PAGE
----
Network Working Group S. Bradner Request for Comments: 2556 Harvard University Category: Informational March 1999 OSI connectionless transport services on top of UDP Applicability Statement for Historic Status Status of this Memo This memo provides information for the Internet community. It does not specify an Internet standard of any kind. Distribution of this memo is unlimited. Copyright Notice Copyright (C) The Internet Society (1999). All Rights Reserved. Abstract RFC 1240, "OSI connectionless transport services on top of UDP", was published as a Proposed Standard in June 1991 but at this time there do not seem to be any implementations which follow RFC 1240. In addition there is a growing concern over using UDP-based transport protocols in environments where congestion is a possibility. 1. Use of RFC 1240 Technology A message was sent to the IETF list in October 1998 seeking any information on the actual use of the technology described in RFC 1240. A number of responses were received, including from the International Organization for Standardization (ISO), the keeper of the OSI protocols. None of these messages pointed to any current use for this technology. Most of the messages which made any recommendation did recommend that RFC 1240 be moved to historic. 2. Responsiveness to Congestion Since 1991 there has been a great deal of experience with the complexities of dealing with congestion in the Internet. Congestion control algorithms have been improved but there is still work underway to further understand the issues. In this environment any UDP-based protocol is somewhat worrisome since quite frequently people who use UDP-based protocols invent their own reliability and congestion control functions which may not include the results of the current state of the art. This leads to a dange r of congestion collapse with potentially quite serious consequences for the network in which it is run. See RFC 896 for a discussion of congestion
collapse. In the case of RFC 1240, the authors seemed to assume that if some level of reliability was needed in an RFC 1240 environment that the reliability algorithms and the congestion control algorithms which would then be required would reside in the OSI protocols running over the UDP transport. It is far from clear that any perceived advantages of running over UDP would not be eclipsed by the difficulties experienced in trying to create a reasonable congestion control algorithm. Implementers would likely find that running over TCP as RFC 2126 describes is the better choice. 3. Conclusion Due to the lack of use of the technology described in RFC 1240 and the issues surrounding congestion control in the Internet, RFC 1240 should be reclassified as Historic and its implementation actively discouraged. 4. Security Considerations This type of non-protocol document does not directly effect the security of the Internet. 5. References RFC 896 Nagle, J., "Congestion control in IP/TCP internetworks", RFC 896, January 1984. RFC 1240 Shue, C., Haggerty, W. and K. Dobbins, "OSI connectionless transport services on top of UDP: Version 1.", RFC 1240 June 1991. RFC 2126 Pouffary, Y. and A. Young, "ISO Transport Service on top of TCP (ITOT)", RFC 2126, March 1997.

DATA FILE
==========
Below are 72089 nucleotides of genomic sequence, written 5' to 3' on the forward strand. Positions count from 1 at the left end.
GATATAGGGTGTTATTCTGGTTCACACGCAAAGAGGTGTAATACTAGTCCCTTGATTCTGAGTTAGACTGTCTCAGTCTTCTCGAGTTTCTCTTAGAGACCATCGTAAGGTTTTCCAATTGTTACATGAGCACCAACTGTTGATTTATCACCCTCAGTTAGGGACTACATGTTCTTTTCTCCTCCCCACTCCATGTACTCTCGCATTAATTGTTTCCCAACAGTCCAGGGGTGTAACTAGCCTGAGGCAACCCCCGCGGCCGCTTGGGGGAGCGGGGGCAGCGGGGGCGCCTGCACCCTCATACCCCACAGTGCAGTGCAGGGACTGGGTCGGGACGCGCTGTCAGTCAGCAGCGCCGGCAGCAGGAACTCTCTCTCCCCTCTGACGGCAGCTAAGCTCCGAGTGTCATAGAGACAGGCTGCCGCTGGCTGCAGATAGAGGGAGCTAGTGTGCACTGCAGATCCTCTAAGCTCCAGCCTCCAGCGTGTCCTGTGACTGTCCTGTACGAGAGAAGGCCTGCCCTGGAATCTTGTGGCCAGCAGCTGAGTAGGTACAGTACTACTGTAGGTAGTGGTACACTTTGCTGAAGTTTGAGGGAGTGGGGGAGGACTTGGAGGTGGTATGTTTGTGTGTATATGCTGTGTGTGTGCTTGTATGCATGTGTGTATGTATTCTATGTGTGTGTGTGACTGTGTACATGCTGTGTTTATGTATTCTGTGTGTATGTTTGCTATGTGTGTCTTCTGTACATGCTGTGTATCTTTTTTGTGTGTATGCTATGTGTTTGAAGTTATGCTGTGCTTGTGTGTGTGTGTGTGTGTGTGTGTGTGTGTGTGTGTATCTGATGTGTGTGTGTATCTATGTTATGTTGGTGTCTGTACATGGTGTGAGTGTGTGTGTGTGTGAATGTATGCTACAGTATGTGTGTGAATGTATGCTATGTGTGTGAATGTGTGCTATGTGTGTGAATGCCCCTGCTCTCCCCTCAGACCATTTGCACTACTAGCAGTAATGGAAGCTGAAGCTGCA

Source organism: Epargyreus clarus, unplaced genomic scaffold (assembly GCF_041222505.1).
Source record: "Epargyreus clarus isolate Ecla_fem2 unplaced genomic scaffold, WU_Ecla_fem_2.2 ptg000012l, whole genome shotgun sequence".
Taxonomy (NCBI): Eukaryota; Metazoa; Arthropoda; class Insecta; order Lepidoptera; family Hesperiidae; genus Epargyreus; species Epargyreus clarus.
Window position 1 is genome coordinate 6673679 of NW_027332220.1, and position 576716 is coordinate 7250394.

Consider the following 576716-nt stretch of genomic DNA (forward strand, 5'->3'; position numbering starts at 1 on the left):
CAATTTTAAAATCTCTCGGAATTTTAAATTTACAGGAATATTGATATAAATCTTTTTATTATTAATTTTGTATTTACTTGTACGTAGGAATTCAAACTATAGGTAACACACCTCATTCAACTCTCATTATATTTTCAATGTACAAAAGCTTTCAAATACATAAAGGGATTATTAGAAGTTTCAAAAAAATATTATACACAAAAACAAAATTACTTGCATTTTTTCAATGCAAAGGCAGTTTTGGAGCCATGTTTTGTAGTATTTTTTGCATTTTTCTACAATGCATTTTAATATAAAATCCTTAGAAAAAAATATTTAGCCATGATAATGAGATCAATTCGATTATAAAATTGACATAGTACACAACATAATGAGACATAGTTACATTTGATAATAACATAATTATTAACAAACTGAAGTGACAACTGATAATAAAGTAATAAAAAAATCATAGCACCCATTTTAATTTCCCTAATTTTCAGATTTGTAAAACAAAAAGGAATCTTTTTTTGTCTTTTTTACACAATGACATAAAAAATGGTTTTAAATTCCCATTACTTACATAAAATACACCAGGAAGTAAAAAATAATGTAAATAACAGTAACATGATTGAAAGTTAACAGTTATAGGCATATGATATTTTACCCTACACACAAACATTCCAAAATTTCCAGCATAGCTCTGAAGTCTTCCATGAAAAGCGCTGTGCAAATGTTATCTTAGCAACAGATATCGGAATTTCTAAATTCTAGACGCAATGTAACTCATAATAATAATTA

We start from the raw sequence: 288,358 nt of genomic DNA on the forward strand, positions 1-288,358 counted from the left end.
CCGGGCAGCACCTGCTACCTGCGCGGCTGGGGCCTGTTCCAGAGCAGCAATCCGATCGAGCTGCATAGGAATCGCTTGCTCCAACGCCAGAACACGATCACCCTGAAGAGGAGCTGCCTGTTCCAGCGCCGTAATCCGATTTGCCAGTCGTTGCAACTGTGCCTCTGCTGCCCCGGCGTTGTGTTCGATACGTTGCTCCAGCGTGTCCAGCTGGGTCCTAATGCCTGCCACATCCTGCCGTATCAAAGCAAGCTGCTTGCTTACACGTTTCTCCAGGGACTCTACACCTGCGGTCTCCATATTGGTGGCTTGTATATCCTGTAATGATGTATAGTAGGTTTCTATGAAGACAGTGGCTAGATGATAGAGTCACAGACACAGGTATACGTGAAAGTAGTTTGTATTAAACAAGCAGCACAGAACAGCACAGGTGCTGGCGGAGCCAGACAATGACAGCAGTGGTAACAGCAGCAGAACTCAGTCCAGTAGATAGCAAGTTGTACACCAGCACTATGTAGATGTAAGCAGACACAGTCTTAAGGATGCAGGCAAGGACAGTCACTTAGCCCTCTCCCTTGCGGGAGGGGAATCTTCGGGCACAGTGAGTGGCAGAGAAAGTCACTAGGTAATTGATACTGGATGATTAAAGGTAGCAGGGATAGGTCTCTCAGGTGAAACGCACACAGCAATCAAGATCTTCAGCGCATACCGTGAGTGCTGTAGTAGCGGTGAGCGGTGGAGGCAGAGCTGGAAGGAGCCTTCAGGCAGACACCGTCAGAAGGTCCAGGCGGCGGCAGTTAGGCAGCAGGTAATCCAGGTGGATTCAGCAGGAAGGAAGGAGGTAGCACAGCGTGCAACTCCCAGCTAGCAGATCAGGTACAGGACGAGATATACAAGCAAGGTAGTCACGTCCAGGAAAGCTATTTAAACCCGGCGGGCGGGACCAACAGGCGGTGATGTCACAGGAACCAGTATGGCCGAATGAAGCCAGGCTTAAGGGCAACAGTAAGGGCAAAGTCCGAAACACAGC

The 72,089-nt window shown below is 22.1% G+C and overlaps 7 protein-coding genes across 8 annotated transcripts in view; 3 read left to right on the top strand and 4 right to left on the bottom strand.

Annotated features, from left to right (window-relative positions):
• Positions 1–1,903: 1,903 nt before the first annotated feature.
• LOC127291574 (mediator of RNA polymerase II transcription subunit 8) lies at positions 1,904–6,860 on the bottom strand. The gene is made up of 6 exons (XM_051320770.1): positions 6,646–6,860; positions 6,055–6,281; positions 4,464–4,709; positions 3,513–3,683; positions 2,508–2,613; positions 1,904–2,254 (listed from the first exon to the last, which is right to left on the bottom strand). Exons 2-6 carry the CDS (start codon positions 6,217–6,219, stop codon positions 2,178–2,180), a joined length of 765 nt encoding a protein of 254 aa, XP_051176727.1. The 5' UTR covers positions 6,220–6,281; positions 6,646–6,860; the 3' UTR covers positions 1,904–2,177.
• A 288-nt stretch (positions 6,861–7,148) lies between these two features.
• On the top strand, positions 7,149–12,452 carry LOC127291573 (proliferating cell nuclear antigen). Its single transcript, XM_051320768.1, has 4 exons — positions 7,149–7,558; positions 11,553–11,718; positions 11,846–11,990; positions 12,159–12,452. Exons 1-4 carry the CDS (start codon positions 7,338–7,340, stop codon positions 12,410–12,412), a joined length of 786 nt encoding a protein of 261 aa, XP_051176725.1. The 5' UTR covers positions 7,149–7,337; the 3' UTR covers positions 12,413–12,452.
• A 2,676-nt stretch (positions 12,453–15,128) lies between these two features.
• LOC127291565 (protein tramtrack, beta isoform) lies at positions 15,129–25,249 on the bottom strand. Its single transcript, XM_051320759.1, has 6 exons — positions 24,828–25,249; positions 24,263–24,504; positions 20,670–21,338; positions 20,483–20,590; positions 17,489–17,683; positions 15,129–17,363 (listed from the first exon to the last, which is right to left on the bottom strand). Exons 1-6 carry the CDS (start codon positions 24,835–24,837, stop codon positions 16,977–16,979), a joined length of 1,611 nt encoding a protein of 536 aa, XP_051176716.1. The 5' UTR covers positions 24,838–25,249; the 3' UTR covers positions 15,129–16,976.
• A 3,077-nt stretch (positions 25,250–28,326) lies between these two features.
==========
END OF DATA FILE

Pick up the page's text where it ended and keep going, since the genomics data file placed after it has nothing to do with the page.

6. Author's Address Scott Bradner Harvard University 1350 Mass Ave, rm 876 Cambridge, MA 02138 USA Phone: +1 617 495 3864 EMail: email@example.com
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